p143 "Both establishment and harvesting of hardwood and softwood forests cause serious changes to the natural hydrological balance. Pine establishment on disused agricultural land and previously forested land has led to widespread deterioration. The steep north and west facing slopes of Lorne, Forrest, Moggs Creek, Aire, Mt Mackenzie, Bunker Hill and Yahoo Creek land systems are the most severely affected. Sheet erosion losses can be minimised by working in coupes along the contour, and by maintaining adequate vegetative cover with litter layers over the soil surface. The incidence of landslips increases following harvesting, when the binding effect of tree roots is removed and the soil is subject to saturation for longer periods. The study area share the current trend to reduce the total area of productive forest land and manage this smaller area for higher yields. As with agriculture, nutrients removed in forest produce need to be replaced through the use of fertilisers. The fertiliser requirements of soils designated for long-term hardwood and softwood production require investigation.

p142 Steep slopes in and around drainage lines are more stable under hardwood than softwood forestry, because of longer growth period and more selective logging practices".

Aire River: Flows from mountainous forested country to grazing land. Bottom changes from rock upstream, to mud in lower reaches. Mostly bushland except for pine plantations in the headwaters and cleared land below the Great Ocean Road. Carries brown trout to 700g, but most fish are smaller, river blackfish, tupong, short-finned eels, and some grayling.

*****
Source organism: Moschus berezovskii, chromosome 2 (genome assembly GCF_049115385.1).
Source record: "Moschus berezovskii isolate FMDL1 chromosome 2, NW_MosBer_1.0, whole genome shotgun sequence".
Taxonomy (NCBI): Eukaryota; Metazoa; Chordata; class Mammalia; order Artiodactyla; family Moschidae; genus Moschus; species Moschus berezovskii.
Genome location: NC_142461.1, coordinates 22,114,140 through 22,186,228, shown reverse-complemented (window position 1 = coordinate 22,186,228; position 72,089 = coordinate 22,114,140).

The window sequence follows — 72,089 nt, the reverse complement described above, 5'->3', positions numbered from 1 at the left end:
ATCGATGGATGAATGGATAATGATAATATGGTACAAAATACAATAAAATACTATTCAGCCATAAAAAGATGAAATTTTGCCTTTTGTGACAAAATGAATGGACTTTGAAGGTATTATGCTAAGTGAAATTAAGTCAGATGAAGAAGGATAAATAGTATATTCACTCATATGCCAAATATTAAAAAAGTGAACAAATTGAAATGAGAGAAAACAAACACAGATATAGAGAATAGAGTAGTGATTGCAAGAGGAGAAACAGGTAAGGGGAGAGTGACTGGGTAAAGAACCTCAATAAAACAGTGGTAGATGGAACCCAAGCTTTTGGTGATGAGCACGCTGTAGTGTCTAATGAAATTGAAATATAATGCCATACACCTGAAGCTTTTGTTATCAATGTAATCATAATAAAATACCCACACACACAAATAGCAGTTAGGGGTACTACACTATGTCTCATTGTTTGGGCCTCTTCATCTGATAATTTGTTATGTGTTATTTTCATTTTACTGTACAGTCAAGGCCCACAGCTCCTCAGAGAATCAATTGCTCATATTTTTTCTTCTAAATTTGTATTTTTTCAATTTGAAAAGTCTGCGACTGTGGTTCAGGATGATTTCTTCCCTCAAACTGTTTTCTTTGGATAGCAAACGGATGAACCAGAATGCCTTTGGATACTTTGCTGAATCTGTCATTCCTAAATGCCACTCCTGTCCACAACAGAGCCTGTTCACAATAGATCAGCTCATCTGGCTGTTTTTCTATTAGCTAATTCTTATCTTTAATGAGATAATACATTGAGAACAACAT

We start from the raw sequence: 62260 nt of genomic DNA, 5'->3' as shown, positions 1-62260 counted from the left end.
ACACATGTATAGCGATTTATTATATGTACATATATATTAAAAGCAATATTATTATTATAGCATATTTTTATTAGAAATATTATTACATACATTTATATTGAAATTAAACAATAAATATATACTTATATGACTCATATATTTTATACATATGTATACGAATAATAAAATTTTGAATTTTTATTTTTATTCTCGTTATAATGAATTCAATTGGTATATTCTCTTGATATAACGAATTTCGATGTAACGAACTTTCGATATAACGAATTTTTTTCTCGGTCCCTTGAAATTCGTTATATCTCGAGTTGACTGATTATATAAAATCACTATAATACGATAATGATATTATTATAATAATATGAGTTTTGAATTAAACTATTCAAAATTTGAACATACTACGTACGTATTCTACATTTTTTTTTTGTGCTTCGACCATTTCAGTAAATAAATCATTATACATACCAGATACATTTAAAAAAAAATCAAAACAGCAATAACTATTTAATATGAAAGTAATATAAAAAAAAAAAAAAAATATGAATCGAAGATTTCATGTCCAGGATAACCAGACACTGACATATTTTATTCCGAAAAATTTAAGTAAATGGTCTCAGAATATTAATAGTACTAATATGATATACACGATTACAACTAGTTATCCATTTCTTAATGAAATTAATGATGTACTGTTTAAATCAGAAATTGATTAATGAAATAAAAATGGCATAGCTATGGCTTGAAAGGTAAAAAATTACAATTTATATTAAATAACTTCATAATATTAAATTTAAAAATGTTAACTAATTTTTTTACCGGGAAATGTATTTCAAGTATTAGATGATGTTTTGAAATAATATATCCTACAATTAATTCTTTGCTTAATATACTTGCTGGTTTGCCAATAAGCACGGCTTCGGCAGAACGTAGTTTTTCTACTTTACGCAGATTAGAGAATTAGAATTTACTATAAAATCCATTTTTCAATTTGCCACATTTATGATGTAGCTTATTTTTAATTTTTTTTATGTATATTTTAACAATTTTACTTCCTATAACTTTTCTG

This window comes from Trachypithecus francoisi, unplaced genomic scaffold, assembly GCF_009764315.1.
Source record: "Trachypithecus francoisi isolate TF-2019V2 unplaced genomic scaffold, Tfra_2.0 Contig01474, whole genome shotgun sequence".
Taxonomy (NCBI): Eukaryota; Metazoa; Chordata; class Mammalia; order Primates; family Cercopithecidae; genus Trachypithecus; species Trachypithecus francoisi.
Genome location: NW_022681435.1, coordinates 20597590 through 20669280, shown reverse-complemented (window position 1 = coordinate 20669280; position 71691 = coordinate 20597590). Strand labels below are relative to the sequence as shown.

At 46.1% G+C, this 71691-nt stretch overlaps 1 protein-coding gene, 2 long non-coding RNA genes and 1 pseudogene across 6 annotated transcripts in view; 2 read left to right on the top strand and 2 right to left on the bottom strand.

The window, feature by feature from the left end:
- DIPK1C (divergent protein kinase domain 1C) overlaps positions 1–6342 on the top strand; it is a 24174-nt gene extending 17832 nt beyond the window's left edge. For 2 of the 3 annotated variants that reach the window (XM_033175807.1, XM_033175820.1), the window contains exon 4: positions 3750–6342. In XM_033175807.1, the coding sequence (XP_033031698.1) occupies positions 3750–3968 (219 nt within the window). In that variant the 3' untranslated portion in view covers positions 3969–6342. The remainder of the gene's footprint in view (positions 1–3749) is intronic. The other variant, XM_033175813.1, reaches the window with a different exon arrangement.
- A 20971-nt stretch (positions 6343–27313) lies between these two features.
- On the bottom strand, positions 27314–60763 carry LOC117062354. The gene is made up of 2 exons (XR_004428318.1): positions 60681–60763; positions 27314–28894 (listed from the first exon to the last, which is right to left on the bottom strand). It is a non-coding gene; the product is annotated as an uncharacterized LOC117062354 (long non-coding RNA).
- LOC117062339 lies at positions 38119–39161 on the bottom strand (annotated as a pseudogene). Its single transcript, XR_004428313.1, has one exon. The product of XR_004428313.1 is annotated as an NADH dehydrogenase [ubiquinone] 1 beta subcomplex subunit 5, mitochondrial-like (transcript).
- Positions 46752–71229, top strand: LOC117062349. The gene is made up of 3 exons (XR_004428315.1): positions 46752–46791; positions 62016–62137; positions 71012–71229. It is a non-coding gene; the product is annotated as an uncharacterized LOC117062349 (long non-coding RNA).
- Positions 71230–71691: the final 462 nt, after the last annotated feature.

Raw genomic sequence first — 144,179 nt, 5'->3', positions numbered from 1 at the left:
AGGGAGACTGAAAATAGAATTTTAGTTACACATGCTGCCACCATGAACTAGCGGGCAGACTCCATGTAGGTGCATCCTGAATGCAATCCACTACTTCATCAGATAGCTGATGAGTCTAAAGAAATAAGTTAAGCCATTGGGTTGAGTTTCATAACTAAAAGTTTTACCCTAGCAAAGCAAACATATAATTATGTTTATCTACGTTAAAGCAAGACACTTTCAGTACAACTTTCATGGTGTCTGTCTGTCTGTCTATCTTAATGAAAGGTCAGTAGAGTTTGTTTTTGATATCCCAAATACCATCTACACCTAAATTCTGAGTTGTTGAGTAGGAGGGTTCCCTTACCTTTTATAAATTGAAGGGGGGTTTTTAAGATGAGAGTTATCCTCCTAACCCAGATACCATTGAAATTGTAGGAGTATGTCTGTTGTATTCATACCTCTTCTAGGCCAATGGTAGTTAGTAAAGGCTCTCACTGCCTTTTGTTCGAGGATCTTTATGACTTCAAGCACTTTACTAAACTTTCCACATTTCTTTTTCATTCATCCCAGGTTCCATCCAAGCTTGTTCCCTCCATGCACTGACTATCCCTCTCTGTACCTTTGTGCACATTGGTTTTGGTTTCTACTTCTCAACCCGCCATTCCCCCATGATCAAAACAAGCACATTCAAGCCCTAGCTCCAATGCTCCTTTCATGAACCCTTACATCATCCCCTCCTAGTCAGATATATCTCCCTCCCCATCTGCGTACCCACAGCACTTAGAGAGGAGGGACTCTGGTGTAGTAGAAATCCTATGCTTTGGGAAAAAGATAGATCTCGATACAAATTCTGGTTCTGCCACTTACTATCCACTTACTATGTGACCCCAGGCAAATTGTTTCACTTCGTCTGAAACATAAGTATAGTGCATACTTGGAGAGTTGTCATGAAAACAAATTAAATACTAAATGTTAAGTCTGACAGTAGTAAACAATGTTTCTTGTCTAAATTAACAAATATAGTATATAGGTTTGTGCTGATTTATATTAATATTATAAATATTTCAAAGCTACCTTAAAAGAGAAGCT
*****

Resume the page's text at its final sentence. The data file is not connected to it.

Barham River: Fast flowing from mountainous forested country to grazing land, rock and mud bottom. Some of the stream has been channelised, while other areas have been modified by agriculture. A small river and fish do not, on average, grow particulary large. Access is good and a popular angling water for trout particularly in the headwaters and for esturaine species. Carries brown trout to 700g, average 140g, short-finned eels, tupong and some grayling to 180g, with bream and some estuary perch, mullet, salmon and flounder in the lower reaches.

Source: A Guide to the Inland Angling Waters of Victoria by BR Tunbridge, PL Rogan, CA Barnham. Department Conservation and Environment. Arthur Rylah Institute for Environmental Research, 123 Brown St, Heidelberg, 3084. (4th ed - 1991)

93-43b Access road bulldozed through 10 feet of soil in possibly the wettest area in Victoria.

93-43c Just off Aire Valley Road upstream of Hopetoun Falls. More native vegetation destroyed with pine bulldozed near the gully/drainage line. Shot taken in mid-summer in the middle of a 3 year drought.

93-43d Pine cone chewed probably by Yellow Tail Black Cockatoo? Pine cones and seeds can be spread through the forest often by birds thereby causing wilding problems by spreading the seeds and cones to places far away from the actual plantation.

93-43e Access track construction. OK'd by Colac-Otway Shire. What will happen after a heavy downpour?

93-43f Innovative culvert design? Congram Creek Road.

93-43g View looking south into Aire Valley from top of Congram Creek Road. Aire Valley plantations stretch for approximately 6km long by 8 km wide in an area with the heaviest rainfall in Victoria.

93-43h Native vegetation just off Congram Creek Road. DNRE/hancock have several licence areas throughout the Aire Valley plantations where hardwood can be extracted.

93-43i: July 2001 - Otway Ranges. Appalling creek crossing, with non plantation species cut into gully line. This shot taken off Robbins Road. The creek crossing is through a tributary of Pulpit Creek which flows into the Aire River. No culverts or drains.

93-43j: Appalling logging operation off Robbins Road. Note destruction of non-plantation species. July 2001.

93-43k: Just off the Aire River in a 71 year old Californian Redwood plantation. July 2001.
Victree Aire River Barham River Australian Grayling Galaxias Tupong Eels Blackfish High Colac/Otways